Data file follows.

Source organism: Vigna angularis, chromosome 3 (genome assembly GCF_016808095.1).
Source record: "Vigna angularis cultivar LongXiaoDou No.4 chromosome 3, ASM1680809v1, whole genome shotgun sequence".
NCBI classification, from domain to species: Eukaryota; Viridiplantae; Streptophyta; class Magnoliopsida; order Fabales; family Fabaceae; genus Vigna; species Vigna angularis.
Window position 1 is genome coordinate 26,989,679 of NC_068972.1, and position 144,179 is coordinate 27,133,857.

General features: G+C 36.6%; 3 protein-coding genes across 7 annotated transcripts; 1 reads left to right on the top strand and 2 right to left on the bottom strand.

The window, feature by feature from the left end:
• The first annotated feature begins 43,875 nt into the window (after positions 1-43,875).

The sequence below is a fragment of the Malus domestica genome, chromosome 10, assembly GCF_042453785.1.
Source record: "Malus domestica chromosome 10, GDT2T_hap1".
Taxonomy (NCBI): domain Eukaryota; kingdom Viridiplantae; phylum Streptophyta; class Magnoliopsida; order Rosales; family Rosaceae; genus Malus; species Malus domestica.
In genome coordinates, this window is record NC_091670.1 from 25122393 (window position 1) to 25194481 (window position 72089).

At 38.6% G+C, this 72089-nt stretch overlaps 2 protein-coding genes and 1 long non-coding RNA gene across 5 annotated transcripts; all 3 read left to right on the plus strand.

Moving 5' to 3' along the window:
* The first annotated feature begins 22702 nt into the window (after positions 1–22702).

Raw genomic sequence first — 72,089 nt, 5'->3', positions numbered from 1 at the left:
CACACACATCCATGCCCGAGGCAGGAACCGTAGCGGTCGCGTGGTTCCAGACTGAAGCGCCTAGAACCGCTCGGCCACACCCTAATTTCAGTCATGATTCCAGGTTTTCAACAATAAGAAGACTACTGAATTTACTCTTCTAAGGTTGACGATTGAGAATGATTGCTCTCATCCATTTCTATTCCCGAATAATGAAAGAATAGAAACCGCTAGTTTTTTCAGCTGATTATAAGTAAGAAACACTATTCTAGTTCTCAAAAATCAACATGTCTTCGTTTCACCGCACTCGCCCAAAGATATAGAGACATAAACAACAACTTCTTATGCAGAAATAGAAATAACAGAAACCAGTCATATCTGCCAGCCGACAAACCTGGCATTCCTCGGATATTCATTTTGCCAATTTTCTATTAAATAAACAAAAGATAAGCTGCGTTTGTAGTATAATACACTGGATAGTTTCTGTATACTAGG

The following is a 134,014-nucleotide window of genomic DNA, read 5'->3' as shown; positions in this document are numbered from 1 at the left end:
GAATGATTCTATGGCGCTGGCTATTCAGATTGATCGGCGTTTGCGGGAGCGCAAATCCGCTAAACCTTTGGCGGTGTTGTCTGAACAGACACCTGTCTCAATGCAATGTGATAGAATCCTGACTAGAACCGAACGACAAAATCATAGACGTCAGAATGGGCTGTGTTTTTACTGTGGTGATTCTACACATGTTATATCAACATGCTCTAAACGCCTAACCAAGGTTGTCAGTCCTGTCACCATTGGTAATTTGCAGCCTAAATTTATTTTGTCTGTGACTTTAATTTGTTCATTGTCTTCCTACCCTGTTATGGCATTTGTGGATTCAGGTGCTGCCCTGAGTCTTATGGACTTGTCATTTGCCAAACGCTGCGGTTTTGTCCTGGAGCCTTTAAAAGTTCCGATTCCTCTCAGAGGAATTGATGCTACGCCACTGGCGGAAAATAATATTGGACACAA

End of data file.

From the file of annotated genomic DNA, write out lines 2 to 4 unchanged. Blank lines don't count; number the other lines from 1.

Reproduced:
Source record: "Vigna angularis cultivar LongXiaoDou No.4 chromosome 3, ASM1680809v1, whole genome shotgun sequence".
NCBI classification, from domain to species: Eukaryota; Viridiplantae; Streptophyta; class Magnoliopsida; order Fabales; family Fabaceae; genus Vigna; species Vigna angularis.
Window position 1 is genome coordinate 26,989,679 of NC_068972.1, and position 144,179 is coordinate 27,133,857.